The term “hacker” was once associated with someone doing some nefarious computational task, such as gaining access to a secure server. But today the term’s meaning has evolved; companies even hire “white hat” hackers to assess their network security. And hacking events, more-commonly called hackathons are organized for engineers and scientists to offer positive outcomes for everything from building new mobile apps, to conducting scientific research.
Case in point, a few weeks ago scientists from IBM Research – Africa, H3ABioNet, and the University of Notre Dame hosted a hackathon at IBM’s new lab in Johannesburg to address complex biomedical research questions related to anti-malarial drug resistance.
One of the organizers of the event was Dr. Geoffrey Siwo, an IBM healthcare scientist. He is a strong advocate of hackathons, and believes that they could lead to some of the answers which have been evading scientists for years across may disciplines. I spoke to him about the recent anti-malaria hackathon:
What was the purpose of the hackathon?
Geoffrey Siwo (GS): The hackathon had a two-fold purpose. First, we wanted to test an open innovation approach using hackathons to see if they can successfully unite young scientists in Africa towards solving important scientific challenges that could have significant positive impact on Africa, specifically, the issue of anti-malarial drug resistance.
The second purpose was to crowd-source the assessment of the utility of malaria genomic datasets — obtained from drug resistant and sensitive isolates of the parasite from different parts of the world — in predicting which isolates would be resistant or sensitive to artemisinin. It’s the most effective anti-malarial drug today, but is being threatened by an emerging resistance in South East Asia.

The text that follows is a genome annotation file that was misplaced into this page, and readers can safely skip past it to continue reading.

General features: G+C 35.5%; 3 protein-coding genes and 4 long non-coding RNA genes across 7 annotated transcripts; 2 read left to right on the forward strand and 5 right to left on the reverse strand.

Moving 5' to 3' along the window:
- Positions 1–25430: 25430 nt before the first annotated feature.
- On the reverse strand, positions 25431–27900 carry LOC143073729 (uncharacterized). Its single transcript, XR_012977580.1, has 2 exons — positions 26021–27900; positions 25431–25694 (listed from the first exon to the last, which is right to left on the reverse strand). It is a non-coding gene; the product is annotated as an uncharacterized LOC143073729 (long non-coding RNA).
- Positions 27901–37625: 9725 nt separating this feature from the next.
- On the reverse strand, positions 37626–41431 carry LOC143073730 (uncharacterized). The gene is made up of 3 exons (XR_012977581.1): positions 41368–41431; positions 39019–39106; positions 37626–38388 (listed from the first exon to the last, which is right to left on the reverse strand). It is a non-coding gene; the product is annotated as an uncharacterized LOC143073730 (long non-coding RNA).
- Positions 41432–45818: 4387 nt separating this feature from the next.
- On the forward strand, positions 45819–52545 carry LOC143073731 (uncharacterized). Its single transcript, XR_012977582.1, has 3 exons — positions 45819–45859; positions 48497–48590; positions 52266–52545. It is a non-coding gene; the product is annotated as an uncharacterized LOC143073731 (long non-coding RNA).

Who participated and what did you ask them to achieve?
GS: We had 20 young researchers from eight different African countries representing every corner of the continent. The scientists were from diverse institutions in academia (PhDs, postdocs, early investigators, professors); and their professional background ranged from biological sciences to modelling, mathematics, and engineering. Some participated even without having worked with genomic data before the hackathon.
From IBM we had scientists from our labs in Johannesburg and Nairobi, a couple of whom work in our astronomy group.
We asked the researchers to explore different computational approaches for predicting whether a given malaria parasite strain would be responsive or not to the drug artemisinin given the genomic data of the parasites.
Where did the data come from?
GS: The data for this hackathon was provided by our collaborators from Professor Michael Ferdig’s Department of Biological Sciences at the University of Notre Dame. In fact, two of his PhD students joined the event.
What can you share about the results? Any surprises?
GS: This hackathon provided us with important lessons in new ways of doing science and new insights on how genomics data might be relevant for prediction of drug resistance. For example, typically, data, which is the basis of scientific studies is first analyzed by the laboratories that generate it and then the results of the analyses are usually presented to peer-reviewers to assess it before publication of the paper.
The peer-review process does not assess data directly, but relies on the interpretation of the authors. The hackathon environment opened us to an unexpected form of ‘peer 3review’ in which the participants in the hackathon can be seen as peer-reviewers who, instead of waiting until the interpretations of data from research are published, can assess the nature of data and advise on potential biases. This could be a powerful way of enhancing the quality and reproducibility of science.
The hackathon ‘peer reviewers’ took a much deeper look at the data than would be possible in conventional peer review. And unlike conventional peer review, involving only two to three reviewers, the hackathon had more than 20 people crunching the data!
In addition, participants came up with a number of exciting new models for predicting drug resistance. Perhaps one of the most surprising was the demonstration that drug resistance could potentially be predicted using only the genomic data of parasite isolates growing under normal laboratory conditions (i.e. in the absence of the drug of interest, artemisinin). Surprisingly, this suggestion came from a non-biologist. If it works, it could make it much cheaper to obtain genomics data for training computer models to predict drug resistance.
This is all I can share for now as we plan a paper in a peer-reviewed journal later this year.